Fifty years ago, a small group of scholars joined together to launch Project Zero at the Harvard Graduate School of Education. The philosopher Nelson Goodman christened the interdisciplinary team “Project Zero” to convey that while there was plenty of useful lore in education in the arts, there was little systematic knowledge. Through much of the 20th century, it’s fair to say that artistry had not been taken seriously in American social science.
Project Zero has drawn on several disciplines—pre-eminently developmental psychology and cognitive psychology—to elucidate the range of skills and understandings that were appreciated by artists and arts lovers but not by the broader public, including most educators.
During our long involvement with the project (Howard Gardner was a founding member of project; Ellen Winner joined the research staff in 1973), we came to realize that while building a base of knowledge about artistry was vital, it was also important to separate knowledge supported by research from claims that, however appealing, were not supported by the facts. One such claim is that arts education boosts children’s academic performance. Numerous correlational studies report that students who study the arts do better in school than those who do not study the arts. But correlational studies are subject to selection effects (already academically strong students choosing to study the arts, for instance) and cannot tell us about causality. For that, we must turn to studies with an experimental design.
In the late 1990s, Lois Hetland and Winner took a close look at the experimental studies from 1950 to 1999—all those that were both published or unpublished and appeared in English—that tested the claim that studying the arts leads to higher academic achievement. Dubbing this undertaking the REAP project (for Reviewing Education and the Arts), the researchers examined studies looking at reading and math achievement in children before and after getting high vs. low exposure to the arts in their schools.
The researchers' goal was to shift the conversation away from test scores as arts education's justification to broad habits of mind."
When these studies were combined statistically into a meta-analysis, it turned out that the students in the high-exposure groups gained no more than those in the low-exposure groups. That result should not surprise us. After all, the ways of thinking learned in the arts are really very different from the skills assessed by verbal and math multiple-choice tests or by grades in traditional academic subjects.
Most studies examining that kind of transfer from the arts fail to do something very important: They forget to analyze what is being taught in the arts classes. Any plausible theory of transfer needs to be based on an understanding of the kinds of thinking skills being taught in the “parent” domain. Only then does it make sense to ask whether one or more of those skills might transfer to learning in another domain of cognition outside the arts.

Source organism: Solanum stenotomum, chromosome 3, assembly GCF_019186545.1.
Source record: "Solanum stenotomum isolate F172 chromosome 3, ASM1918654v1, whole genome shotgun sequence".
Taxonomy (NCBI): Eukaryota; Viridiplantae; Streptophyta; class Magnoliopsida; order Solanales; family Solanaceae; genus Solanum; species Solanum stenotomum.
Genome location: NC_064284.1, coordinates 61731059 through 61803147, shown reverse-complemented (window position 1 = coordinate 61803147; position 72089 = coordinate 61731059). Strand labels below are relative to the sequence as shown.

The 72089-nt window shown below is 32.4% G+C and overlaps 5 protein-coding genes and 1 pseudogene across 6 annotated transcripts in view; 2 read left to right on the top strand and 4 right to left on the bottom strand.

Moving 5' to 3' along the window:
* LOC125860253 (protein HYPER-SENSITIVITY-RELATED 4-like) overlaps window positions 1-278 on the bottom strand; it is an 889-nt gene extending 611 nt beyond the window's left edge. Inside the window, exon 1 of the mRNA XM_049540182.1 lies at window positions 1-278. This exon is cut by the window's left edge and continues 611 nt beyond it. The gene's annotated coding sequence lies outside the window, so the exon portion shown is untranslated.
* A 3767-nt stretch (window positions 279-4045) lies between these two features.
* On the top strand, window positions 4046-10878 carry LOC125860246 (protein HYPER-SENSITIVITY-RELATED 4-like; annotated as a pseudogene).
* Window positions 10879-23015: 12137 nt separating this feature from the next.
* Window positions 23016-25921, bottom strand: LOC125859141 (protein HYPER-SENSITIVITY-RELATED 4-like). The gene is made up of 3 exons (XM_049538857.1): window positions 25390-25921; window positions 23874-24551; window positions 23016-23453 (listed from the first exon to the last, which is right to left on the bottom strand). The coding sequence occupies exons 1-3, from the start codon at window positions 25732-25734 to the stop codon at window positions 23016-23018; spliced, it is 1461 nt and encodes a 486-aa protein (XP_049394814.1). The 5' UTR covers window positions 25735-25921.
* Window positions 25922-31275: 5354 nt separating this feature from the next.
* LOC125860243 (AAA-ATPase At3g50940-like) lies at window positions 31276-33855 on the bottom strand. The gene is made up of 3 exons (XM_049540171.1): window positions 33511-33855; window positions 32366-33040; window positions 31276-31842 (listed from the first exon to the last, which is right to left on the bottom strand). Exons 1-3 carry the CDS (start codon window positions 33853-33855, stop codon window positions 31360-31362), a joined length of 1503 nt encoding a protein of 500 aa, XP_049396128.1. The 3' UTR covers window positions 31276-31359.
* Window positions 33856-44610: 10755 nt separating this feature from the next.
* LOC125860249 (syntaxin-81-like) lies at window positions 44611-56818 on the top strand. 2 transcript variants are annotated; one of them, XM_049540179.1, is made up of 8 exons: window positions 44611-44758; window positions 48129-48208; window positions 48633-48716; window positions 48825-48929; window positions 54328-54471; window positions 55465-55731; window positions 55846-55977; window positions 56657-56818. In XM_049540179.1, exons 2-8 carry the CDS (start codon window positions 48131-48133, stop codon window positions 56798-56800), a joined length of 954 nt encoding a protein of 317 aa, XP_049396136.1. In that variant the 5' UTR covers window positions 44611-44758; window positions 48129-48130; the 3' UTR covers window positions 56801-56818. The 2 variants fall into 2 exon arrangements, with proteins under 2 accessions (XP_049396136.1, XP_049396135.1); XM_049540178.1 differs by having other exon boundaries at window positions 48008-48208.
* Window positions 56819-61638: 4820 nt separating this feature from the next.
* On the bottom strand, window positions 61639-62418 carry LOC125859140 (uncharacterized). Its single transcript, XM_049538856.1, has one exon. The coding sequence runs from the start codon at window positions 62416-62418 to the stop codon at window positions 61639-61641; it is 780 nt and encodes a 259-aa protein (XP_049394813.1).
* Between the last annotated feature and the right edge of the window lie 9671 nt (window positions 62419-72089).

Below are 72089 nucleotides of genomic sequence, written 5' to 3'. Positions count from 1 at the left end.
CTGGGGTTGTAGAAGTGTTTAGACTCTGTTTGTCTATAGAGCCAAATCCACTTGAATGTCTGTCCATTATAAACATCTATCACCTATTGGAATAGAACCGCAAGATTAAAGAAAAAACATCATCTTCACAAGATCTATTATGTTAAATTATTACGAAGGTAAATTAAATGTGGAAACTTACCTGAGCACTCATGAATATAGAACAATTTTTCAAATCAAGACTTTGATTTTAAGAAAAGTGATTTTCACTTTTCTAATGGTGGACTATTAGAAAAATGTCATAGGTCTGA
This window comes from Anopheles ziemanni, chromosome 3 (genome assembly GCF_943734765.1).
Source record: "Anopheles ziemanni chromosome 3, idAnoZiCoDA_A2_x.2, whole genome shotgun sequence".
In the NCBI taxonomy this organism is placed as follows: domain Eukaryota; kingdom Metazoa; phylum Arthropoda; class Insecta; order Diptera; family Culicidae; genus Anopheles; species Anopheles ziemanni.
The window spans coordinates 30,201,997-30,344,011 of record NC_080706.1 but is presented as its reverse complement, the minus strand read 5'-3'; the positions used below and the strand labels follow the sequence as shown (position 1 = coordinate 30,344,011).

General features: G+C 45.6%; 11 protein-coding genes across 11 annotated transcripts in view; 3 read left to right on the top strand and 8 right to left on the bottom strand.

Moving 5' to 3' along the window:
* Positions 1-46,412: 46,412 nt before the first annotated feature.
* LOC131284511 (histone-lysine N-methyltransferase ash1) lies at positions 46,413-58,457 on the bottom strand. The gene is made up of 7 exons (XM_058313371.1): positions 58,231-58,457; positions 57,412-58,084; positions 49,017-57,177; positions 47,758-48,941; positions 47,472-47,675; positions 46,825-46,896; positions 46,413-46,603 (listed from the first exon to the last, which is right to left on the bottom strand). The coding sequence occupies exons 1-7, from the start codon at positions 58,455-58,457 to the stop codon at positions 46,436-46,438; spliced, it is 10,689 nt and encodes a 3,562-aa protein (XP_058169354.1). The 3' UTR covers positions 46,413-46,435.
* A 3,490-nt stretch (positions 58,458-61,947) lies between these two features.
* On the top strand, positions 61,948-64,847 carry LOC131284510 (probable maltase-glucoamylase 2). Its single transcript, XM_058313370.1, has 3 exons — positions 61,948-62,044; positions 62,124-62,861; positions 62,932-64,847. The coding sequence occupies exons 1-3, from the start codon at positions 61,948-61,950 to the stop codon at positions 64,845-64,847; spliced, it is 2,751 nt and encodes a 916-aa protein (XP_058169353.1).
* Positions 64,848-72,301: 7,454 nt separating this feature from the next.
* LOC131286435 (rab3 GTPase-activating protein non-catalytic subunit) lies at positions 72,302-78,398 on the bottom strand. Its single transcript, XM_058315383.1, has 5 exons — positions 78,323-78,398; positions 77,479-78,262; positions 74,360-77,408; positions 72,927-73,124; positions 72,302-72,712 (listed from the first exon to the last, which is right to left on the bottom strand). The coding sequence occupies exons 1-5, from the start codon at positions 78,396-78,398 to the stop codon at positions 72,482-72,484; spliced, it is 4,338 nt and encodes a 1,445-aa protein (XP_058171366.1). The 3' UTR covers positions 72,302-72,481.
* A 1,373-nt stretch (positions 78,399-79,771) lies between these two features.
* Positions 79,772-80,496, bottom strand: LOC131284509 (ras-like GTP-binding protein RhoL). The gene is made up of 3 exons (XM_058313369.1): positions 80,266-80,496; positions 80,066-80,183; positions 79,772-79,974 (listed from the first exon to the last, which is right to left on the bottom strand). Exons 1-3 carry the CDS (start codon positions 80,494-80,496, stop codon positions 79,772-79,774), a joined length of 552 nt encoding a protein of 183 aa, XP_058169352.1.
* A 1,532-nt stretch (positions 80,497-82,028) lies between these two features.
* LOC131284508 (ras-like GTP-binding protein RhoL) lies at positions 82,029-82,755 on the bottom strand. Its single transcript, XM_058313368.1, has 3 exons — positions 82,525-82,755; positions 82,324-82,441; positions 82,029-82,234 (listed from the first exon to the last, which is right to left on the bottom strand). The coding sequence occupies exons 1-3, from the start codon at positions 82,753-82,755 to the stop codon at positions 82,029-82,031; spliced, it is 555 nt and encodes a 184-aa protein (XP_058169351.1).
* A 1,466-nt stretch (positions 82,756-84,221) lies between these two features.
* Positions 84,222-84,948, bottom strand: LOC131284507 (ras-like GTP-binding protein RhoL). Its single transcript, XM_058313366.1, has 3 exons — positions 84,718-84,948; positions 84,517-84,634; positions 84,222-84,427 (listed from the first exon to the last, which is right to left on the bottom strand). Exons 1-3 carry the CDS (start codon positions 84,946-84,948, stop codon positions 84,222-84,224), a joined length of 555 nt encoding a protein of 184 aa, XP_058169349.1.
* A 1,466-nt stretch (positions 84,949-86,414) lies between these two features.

To that end, REAP project researchers undertook a qualitative, ethnographic study of “serious” visual-arts classrooms. They observed high-quality visual-arts classes at the secondary school level and analyzed the kinds of habits of mind being taught. The researchers found that at the same time students were learning the craft of painting, sculpture, drawing, and more, four potentially generalizable habits of mind were also being taught: learning to envision, express, observe, and reflect. They also documented two important working styles being taught: learning to stretch and explore and to engage and persist.
All these habits of the mind and working styles are certainly potentially generalizable to other domains, but that possibility still needs to be demonstrated experimentally. The habits-of-mind framework that grew out of this research—and was published in Studio Thinking: The Real Benefits of Visual Arts Education (Teacher’s College Press, 2007)—is now being used by visual-arts teachers from many countries and at all K-12 levels.
The researchers’ goal was to shift the conversation away from test scores as arts education’s justification to broad habits of mind. And teachers have frequently reported that this framework proves to be a powerful advocacy tool. Now, researchers are adopting this method to uncover habits of mind taught in music classes and in theater.
Some of the habits of mind are taught across artistic media. For example, instruction in each art form helps students to develop aspects of craft, to imagine or envision various solutions to a puzzle, and to engage in critiques of specific works.
However, there are likely to be “habits of mind” that are specific to certain art forms. Learning how to participate in an ensemble is crucial in a performing art; paying scrupulous attention to the conductor is important in classical music; suppressing one’s own personality and adopting a different persona is essential in the dramatic arts.
As the Roman adage has it, “ars longa, vita brevis"—it will take many lifetimes to elucidate the nature of artistic knowledge and thinking; to determine how best to nurture arts teachers as well as general teachers; and then to introduce young (and perhaps older) people to the arts—whether they are to become professional artists, amateur artists, or simply those who enjoy dabbling in the arts as audience members. The effort is worthwhile. Indeed, civilizations in the past are judged as much—if not more—for their artistry than for their other achievements.
Coverage of leadership, expanded learning time, and arts learning is supported in part by a grant from The Wallace Foundation, at www.wallacefoundation.org. Education Week retains sole editorial control over the content of this coverage.
A version of this article appeared in the October 04, 2017 edition of Education Week as We Still Have So Much More to Learn